As my first guest post on this fine blog I thought that I would highlight five cool bars in Singapore that are just swell for a Friday night beer (or one any other time for that matter).

In no particular order of preference, the bars are: -

Loof, North Bridge Road (opposite Raffles Hotel, above the Supper Club)

• 1-Altitude, One Raffles Place (in the old OUB Centre)

KPO, Killiney Road, Off Orchard Road

No. 5, Emerald Hill

Blu Jaz, Ophir Street, Bugis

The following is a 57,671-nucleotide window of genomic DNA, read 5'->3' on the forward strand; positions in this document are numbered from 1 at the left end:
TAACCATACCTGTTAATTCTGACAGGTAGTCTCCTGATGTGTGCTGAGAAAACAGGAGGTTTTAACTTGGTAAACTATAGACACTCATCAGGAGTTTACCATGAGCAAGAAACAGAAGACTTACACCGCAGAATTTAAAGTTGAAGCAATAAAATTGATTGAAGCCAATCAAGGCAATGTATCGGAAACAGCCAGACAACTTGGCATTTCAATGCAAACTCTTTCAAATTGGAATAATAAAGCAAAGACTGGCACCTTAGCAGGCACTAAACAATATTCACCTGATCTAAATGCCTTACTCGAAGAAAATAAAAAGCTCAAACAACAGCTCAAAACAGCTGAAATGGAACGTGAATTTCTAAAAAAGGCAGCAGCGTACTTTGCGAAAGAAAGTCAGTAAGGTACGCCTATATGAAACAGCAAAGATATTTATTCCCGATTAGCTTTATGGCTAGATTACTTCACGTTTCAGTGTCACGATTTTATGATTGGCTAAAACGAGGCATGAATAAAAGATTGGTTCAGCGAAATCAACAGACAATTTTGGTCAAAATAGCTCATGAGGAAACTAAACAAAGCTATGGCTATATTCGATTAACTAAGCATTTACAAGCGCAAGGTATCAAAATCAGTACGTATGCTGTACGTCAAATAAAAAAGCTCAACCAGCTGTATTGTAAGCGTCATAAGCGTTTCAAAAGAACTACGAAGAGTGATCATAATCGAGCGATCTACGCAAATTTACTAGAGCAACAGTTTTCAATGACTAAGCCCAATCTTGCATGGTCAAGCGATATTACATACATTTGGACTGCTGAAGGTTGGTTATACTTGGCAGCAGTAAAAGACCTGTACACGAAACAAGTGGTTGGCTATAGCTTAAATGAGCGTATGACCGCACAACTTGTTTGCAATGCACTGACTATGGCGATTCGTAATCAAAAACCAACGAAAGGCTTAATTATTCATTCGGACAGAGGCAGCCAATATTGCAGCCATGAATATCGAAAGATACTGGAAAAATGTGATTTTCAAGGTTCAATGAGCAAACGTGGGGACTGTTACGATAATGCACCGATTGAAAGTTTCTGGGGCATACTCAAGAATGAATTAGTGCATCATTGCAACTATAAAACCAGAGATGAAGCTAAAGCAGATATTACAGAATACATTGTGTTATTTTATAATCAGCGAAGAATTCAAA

This is a cool roof top bar, that has a great Friday night happy hour (up to 8pm), with two for one on jugs of beer, cocktails and wines.  Also they will serve you the second drink of the order later (one could not be expected to drink warm ale, in this climate, just not the done thing, old boy), so the trick is to order and pay for drinks as and when needed up until the end of the cheap period and then cash in the chits to secure your free beers (all happy hour drinks need to be served by 9:30pm).  The snacky food is also excellent, with the lamb chops being a firm favourite.  In terms of ambiance you sit either on comfy sofas or on wooden stools at hip tables and watch the people as they relax into the weekend.  It was here that we met some Singaporean TV star / model, no idea who he was but he had a few hangers on attached to his coattails.